One of the most challenging roles of an effective leader is that of "peacekeeper." Resolving conflicts in the workplace takes negotiation skills, patience, and a healthy dose of emotional intelligence (EI).
Wikipedia's definition of EI is: "the ability to identify, assess, and control the emotions of oneself, of others and of groups." A wide variety of models and definitions have been proposed throughout the years on emotional intelligence, but it is a scientifically accepted and measurable characteristic of effective management. Our company has done hundreds of hours of research into EI, as we feel it is a significant tool that allows us to gain further insight into the tumultuous world of conflict resolution.
So how can executives tap into this "EI factor" to solve pervasive conflict in the workplace?
The conflict resolution model that we recommend involves six basic steps and three golden rules. This is an influencing model that works for discussions that involve problem solving. It may be used for conflict resolution, as well as in other business applications. It is particularly effective when it's necessary to hold a person accountable -- be it a performance review or any type of agreement -- even a peer-to-peer issue.
Here's how it works: In any dialogue, there are two fundamental needs that must be met -- the ego need and the practical need. The ego needs are: to be listened to, valued, appreciated, empathized with, involved, and empowered. The practical need refers to the obvious: the reason for having the discussion that focuses on the conflict that needs to be solved.
To address both needs, employ the Three Golden Rules of Engagement:
1. Listen and respond with empathy
2. Be involved; ask for the other person's opinions, ideas and thoughts
3. Maintain and affirm self-esteem
Remember that a great deal of the message you are trying to convey is done so by your body language and tone of voice. The body, soul and heart cannot lie -- unless you are a diagnosed sociopath! So keep these things in mind when responding.
Using the example of the employer or manager, and employee, I have set out several examples that follow. One scenario deals with chronic tardiness, the other deals with a personality conflict affecting a team project. The most important thing to keep in mind is that if the employee doesn't feel that they were heard or that they have achieved a "win" out of the discussion then they will not be motivated or resolve to change.
It all comes down to compliance versus commitment. Without question, the person involved in the discussion or conflict resolution will be far more committed to the outcome if they feel empowered by it. As you go through the six-step process, look for ways to weave in the golden rules: listening and responding with empathy, maintaining or affirming self-esteem and involving the person. Remember to make eye contact and address the person by name in all exchanges.
Six Steps to Conflict Resolution
1. Discuss the situation in a respectful manner. Example: "I noticed you've been late with the project targets a number of times this month, which seems out of character for you - you're always so reliable!" Don't say, "You are always late meeting deadlines." This just gets the person's back up.
2. Be specific. If you say, "I noticed that on Tuesday the 15th, as well as Monday and Friday of last month you were several days late submitting your portion of the project brief," the person realizes you are aware of the situation and that they have to address the issue. Their explanation is a perfect opportunity for you to listen and respond with empathy. Remember: you do not necessarily have to agree with someone to empathize with them. You are simply attempting to put yourself in that person's shoes - if only for a moment -- not condemning or condoning the behavior.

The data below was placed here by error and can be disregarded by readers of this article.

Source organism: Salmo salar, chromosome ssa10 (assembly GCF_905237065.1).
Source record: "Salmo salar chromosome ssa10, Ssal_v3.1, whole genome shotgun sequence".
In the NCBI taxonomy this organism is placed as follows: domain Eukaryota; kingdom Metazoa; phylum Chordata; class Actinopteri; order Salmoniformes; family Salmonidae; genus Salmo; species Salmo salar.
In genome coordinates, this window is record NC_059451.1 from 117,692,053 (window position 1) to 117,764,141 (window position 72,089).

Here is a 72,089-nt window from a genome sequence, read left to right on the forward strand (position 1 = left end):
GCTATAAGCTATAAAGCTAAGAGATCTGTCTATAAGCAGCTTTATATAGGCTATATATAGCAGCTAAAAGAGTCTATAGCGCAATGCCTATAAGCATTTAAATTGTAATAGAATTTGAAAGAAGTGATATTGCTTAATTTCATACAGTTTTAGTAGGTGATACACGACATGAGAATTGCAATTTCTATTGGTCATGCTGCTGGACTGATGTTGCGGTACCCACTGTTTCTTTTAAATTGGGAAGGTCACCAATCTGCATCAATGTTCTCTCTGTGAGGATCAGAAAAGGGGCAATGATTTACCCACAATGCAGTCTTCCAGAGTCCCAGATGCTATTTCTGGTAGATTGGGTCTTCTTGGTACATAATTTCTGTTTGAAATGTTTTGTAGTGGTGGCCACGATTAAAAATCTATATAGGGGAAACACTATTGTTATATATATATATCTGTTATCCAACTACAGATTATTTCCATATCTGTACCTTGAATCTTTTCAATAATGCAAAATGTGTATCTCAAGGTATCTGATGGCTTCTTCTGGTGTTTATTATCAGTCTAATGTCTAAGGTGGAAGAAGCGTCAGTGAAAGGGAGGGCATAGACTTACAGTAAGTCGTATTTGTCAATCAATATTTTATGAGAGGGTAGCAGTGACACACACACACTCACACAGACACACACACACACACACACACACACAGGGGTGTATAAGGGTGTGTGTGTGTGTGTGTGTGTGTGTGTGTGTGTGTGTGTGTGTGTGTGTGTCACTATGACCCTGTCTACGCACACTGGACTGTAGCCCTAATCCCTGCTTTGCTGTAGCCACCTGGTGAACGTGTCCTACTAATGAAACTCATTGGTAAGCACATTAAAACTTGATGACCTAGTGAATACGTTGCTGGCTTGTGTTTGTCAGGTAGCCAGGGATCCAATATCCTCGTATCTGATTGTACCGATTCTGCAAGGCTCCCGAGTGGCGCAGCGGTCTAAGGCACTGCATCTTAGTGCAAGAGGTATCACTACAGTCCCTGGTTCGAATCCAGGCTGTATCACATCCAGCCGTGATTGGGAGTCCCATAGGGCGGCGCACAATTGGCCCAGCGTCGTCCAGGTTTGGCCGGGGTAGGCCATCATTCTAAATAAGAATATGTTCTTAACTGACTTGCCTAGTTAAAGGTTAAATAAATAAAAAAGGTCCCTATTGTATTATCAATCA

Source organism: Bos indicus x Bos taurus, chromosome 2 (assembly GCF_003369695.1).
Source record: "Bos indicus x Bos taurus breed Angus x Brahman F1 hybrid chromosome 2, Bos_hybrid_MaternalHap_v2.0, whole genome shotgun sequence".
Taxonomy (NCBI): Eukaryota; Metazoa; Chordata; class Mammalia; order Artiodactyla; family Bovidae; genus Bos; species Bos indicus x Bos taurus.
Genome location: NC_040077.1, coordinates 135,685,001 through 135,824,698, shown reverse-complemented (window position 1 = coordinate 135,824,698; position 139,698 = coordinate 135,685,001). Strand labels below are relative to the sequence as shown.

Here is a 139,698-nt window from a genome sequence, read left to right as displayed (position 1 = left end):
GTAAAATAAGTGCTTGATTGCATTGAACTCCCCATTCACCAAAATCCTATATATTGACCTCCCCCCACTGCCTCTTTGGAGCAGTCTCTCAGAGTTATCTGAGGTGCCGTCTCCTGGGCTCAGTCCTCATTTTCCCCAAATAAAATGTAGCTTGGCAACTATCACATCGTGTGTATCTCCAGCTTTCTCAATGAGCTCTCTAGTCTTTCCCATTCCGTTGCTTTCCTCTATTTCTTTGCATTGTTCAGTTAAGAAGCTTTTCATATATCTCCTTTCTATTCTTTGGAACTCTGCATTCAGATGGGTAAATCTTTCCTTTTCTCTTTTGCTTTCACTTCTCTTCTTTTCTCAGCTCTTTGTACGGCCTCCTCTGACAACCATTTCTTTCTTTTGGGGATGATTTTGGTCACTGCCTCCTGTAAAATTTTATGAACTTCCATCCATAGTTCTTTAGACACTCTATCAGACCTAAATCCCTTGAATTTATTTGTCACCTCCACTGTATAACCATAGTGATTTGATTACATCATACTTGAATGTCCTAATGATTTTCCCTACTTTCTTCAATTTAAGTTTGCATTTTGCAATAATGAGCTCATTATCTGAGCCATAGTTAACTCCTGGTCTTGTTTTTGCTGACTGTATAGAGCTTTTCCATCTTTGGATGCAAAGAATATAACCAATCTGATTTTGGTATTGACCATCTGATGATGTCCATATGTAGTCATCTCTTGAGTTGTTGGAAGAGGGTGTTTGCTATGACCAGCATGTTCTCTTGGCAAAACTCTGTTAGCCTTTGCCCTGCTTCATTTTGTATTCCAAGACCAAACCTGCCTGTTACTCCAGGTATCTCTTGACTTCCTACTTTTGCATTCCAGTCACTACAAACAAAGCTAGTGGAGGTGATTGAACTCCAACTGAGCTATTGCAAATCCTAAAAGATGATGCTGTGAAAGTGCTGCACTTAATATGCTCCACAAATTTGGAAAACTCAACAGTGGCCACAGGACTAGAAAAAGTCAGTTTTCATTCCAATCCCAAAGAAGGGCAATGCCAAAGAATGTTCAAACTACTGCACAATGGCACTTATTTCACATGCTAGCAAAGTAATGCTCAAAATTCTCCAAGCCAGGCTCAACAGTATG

3. Discuss how a conflict (or problem) impacts you, the work group, or the project. "I am not sure you are aware of the full impact of the conflict between you and your team. The other associates are witnessing this, and it is making them uncomfortable... what do you feel is going on?" Remember, you are asking not telling.
4. Ask for the specific cause of the conflict. "From your perspective, what is happening here? You get along well with most everyone here so what is causing the conflict?" Remember to empathize again after their response, rather than say, "Yes, but you've got to get along." The word "but" negates everything positive you just said.
If you have to fall on a conjunction, pick "and." "Yes, I can imagine the challenge this presents -- and we need to come up with a solution. What ideas might you have?"
5. Ask for the solution. For instance, "What do you think you need to do to help solve this situation? What is your next step?" This brings in accountability.
6. Agree on the action to be taken. This step is often missed and it's the most important one. Think of it as a recap. "So what I am hearing you say is that you are going to talk this through with your team members (discuss details). By when were you thinking of doing that?" The last step is to close on a positive note and ask them to get back to you on the outcome.
Leaders, entrepreneurs and business executives from all backgrounds can benefit by learning the art of heart-centered communication -- which is simply, authentic communication that comes from a place of respect for self and others. When a heart-centered approach to conflict resolution is engaged, more often than not, it can make the difference between positive and negative outcomes.
The original version of this article first appeared in Texas CEO Magazine.
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